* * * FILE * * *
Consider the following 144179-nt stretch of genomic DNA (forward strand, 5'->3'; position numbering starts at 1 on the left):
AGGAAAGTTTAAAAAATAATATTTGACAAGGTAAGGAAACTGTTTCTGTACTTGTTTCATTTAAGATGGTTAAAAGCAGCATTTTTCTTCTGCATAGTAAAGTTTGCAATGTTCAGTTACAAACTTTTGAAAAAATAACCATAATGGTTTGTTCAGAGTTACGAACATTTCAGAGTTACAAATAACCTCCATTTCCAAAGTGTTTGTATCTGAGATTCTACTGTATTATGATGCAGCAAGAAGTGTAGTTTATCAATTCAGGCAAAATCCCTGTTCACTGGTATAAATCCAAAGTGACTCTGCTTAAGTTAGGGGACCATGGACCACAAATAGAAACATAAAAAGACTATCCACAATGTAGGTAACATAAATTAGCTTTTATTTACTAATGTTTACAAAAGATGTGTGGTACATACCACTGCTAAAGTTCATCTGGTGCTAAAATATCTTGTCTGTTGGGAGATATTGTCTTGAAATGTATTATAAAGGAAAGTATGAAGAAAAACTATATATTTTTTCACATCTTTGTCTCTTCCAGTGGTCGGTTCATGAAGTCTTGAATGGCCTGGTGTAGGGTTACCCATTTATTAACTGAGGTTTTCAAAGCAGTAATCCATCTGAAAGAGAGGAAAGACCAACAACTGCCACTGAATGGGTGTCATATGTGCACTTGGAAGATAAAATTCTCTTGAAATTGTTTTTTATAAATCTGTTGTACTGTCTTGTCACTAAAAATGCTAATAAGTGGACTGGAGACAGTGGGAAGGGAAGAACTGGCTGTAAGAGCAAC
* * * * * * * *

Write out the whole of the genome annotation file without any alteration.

Consider the following 144179-nt stretch of genomic DNA (forward strand, 5'->3'; position numbering starts at 1 on the left):
AGGAAAGTTTAAAAAATAATATTTGACAAGGTAAGGAAACTGTTTCTGTACTTGTTTCATTTAAGATGGTTAAAAGCAGCATTTTTCTTCTGCATAGTAAAGTTTGCAATGTTCAGTTACAAACTTTTGAAAAAATAACCATAATGGTTTGTTCAGAGTTACGAACATTTCAGAGTTACAAATAACCTCCATTTCCAAAGTGTTTGTATCTGAGATTCTACTGTATTATGATGCAGCAAGAAGTGTAGTTTATCAATTCAGGCAAAATCCCTGTTCACTGGTATAAATCCAAAGTGACTCTGCTTAAGTTAGGGGACCATGGACCACAAATAGAAACATAAAAAGACTATCCACAATGTAGGTAACATAAATTAGCTTTTATTTACTAATGTTTACAAAAGATGTGTGGTACATACCACTGCTAAAGTTCATCTGGTGCTAAAATATCTTGTCTGTTGGGAGATATTGTCTTGAAATGTATTATAAAGGAAAGTATGAAGAAAAACTATATATTTTTTCACATCTTTGTCTCTTCCAGTGGTCGGTTCATGAAGTCTTGAATGGCCTGGTGTAGGGTTACCCATTTATTAACTGAGGTTTTCAAAGCAGTAATCCATCTGAAAGAGAGGAAAGACCAACAACTGCCACTGAATGGGTGTCATATGTGCACTTGGAAGATAAAATTCTCTTGAAATTGTTTTTTATAAATCTGTTGTACTGTCTTGTCACTAAAAATGCTAATAAGTGGACTGGAGACAGTGGGAAGGGAAGAACTGGCTGTAAGAGCAAC